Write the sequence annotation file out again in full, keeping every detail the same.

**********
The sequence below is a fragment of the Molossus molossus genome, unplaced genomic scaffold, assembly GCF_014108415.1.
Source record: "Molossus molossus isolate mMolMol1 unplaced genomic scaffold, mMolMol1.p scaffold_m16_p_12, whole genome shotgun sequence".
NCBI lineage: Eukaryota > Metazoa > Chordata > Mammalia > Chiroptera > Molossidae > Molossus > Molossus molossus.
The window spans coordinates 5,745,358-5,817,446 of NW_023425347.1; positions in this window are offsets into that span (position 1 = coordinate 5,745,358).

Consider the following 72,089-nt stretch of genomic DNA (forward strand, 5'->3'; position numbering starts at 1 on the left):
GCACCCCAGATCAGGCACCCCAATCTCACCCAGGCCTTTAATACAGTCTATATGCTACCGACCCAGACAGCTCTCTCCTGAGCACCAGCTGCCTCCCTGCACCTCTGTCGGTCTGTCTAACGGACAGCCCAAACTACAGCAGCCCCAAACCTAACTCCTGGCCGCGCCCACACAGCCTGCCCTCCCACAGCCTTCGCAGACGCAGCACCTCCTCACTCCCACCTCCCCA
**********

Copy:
The sequence below is a fragment of the Molossus molossus genome, unplaced genomic scaffold, assembly GCF_014108415.1.
Source record: "Molossus molossus isolate mMolMol1 unplaced genomic scaffold, mMolMol1.p scaffold_m16_p_12, whole genome shotgun sequence".
NCBI lineage: Eukaryota > Metazoa > Chordata > Mammalia > Chiroptera > Molossidae > Molossus > Molossus molossus.
The window spans coordinates 5,745,358-5,817,446 of NW_023425347.1; positions in this window are offsets into that span (position 1 = coordinate 5,745,358).

Consider the following 72,089-nt stretch of genomic DNA (forward strand, 5'->3'; position numbering starts at 1 on the left):
GCACCCCAGATCAGGCACCCCAATCTCACCCAGGCCTTTAATACAGTCTATATGCTACCGACCCAGACAGCTCTCTCCTGAGCACCAGCTGCCTCCCTGCACCTCTGTCGGTCTGTCTAACGGACAGCCCAAACTACAGCAGCCCCAAACCTAACTCCTGGCCGCGCCCACACAGCCTGCCCTCCCACAGCCTTCGCAGACGCAGCACCTCCTCACTCCCACCTCCCCA